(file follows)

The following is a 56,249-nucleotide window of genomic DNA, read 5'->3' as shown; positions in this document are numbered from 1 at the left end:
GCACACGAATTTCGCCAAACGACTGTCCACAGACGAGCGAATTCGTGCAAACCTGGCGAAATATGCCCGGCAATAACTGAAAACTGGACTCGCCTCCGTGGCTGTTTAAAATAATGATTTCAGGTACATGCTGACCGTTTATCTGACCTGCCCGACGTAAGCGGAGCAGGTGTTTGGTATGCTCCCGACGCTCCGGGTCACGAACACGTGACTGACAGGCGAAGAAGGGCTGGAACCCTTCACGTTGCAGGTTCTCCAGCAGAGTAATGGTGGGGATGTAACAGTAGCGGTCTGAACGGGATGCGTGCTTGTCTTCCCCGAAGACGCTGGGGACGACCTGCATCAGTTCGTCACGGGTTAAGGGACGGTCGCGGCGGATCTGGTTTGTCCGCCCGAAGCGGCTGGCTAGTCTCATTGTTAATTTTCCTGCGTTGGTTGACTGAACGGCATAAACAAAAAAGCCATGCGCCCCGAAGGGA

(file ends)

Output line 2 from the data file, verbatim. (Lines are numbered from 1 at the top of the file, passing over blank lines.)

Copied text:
GCACACGAATTTCGCCAAACGACTGTCCACAGACGAGCGAATTCGTGCAAACCTGGCGAAATATGCCCGGCAATAACTGAAAACTGGACTCGCCTCCGTGGCTGTTTAAAATAATGATTTCAGGTACATGCTGACCGTTTATCTGACCTGCCCGACGTAAGCGGAGCAGGTGTTTGGTATGCTCCCGACGCTCCGGGTCACGAACACGTGACTGACAGGCGAAGAAGGGCTGGAACCCTTCACGTTGCAGGTTCTCCAGCAGAGTAATGGTGGGGATGTAACAGTAGCGGTCTGAACGGGATGCGTGCTTGTCTTCCCCGAAGACGCTGGGGACGACCTGCATCAGTTCGTCACGGGTTAAGGGACGGTCGCGGCGGATCTGGTTTGTCCGCCCGAAGCGGCTGGCTAGTCTCATTGTTAATTTTCCTGCGTTGGTTGACTGAACGGCATAAACAAAAAAGCCATGCGCCCCGAAGGGA